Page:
6 - 8pm, Thursday 17th Oct


Jo Davenport - Red Sky in the Morning

The directors of Arthouse Gallery, Ali and Di Yeldham, are excited to present a vibrant new body of work by leading contemporary artist Jo Davenport.

Davenport pivots her painting process on ‘an awareness of the surface and the energy it creates’. She compounds different surfaces in a kind of reverse excavation, consciously concealing meaning and form so that the viewer uncovers their own truths. The artist begins by loosely tipping, pouring and splashing many layers of translucent paint. ‘After some time, the painted surface starts to take on a life of its own and I respond to that’, she explains. Davenport allows the painting to ‘talk’ to her, each mark a single syllable that gradually formulates a dialogue between artist and artwork. Building up and scraping back the surface, she leaves visible traces of earlier painting; a process called pentimento – Italian for repentance. Yet Davenport’s paintings are less about repentance and more about redemption, reclaiming moments from memory, life from loss, time from transience.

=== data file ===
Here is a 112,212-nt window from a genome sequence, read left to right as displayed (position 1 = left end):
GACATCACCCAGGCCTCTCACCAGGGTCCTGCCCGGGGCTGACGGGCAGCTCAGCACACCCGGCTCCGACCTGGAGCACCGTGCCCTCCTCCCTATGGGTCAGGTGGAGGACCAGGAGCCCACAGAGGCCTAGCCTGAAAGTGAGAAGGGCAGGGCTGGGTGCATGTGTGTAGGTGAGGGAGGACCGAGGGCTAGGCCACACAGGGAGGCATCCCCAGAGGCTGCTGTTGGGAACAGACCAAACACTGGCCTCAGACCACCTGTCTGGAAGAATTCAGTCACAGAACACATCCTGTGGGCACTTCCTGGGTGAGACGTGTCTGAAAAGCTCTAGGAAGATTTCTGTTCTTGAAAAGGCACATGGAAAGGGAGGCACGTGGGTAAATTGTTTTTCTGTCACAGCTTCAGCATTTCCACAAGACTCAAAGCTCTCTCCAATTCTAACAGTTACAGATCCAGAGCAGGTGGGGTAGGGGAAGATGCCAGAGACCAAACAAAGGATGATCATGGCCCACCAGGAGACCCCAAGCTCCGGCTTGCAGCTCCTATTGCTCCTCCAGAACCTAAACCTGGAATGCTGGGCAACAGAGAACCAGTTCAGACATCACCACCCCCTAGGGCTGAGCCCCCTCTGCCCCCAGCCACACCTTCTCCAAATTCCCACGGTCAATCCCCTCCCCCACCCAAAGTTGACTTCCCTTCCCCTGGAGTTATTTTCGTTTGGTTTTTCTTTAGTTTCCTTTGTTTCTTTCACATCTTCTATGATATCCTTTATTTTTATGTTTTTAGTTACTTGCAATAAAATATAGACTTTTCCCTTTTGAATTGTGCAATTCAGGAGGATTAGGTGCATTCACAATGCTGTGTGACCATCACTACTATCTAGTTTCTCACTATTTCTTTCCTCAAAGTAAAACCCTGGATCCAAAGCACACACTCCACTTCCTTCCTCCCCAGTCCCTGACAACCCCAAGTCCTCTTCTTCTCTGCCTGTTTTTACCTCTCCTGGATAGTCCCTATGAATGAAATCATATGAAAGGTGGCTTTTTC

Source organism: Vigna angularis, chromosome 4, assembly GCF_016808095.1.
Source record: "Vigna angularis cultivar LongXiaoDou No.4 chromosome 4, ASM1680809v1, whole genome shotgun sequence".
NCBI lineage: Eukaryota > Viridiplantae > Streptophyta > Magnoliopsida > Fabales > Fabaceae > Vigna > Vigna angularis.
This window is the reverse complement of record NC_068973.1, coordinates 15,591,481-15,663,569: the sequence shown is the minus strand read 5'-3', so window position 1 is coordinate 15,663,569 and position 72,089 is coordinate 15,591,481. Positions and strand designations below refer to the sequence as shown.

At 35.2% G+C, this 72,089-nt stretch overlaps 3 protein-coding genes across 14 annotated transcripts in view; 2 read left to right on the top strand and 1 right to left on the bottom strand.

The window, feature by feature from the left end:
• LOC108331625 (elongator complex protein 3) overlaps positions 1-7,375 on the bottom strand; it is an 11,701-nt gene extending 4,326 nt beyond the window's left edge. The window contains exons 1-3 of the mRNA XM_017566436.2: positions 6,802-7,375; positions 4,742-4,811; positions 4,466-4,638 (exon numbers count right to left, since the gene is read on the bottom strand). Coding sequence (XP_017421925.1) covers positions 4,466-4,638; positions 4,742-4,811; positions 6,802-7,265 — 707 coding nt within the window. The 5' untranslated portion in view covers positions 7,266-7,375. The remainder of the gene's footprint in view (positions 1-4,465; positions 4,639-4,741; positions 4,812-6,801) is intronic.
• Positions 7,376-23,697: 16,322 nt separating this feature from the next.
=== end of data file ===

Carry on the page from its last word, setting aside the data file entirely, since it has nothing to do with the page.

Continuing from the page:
As one of six artists involved in the Earth Canvas initiative this year, Davenport has been learning about regeneration farming and ruminating on the precariousness of ‘nature’ in the age of the Anthropocene. Harnessing her own experiences of the Australian landscape – specifically in the farming community of Mundarlo – the artist consciously shifts her lens away from lamenting the earth’s plight and focuses instead on the joy of nature. ‘Nature is full of life and joy and I am always looking for creative ways to respond to it in paint’, she says. The trope of regeneration pervades this series as Davenport considers the importance of living sustainably and nurturing the earth; ‘a desire to stand back from mother nature and empower her’. Instead of dwelling on grand Romantic narratives, the landscapes form quieter, more maternal contemplations of the fragility and intimacy of the landscape.

The spirited paintings of Jo Davenport drift effortlessly between rupture and unity. Remembered, real and imagined landscapes converge on the canvas, forming a visual vernacular that silences the constructs of time and space. The artist’s visceral layering of oil, coupled with processes of stripping back and erasure, visualises place as an embodiment of both presence and absence. This tectonic approach moves beyond appearances and summons the ‘spirit’ of a place, fusing residues from Davenport’s personal history with the realities of the present.


Rushcutters Bay 66 McLachlan Avenue, Rushcutters Bay NSW 2011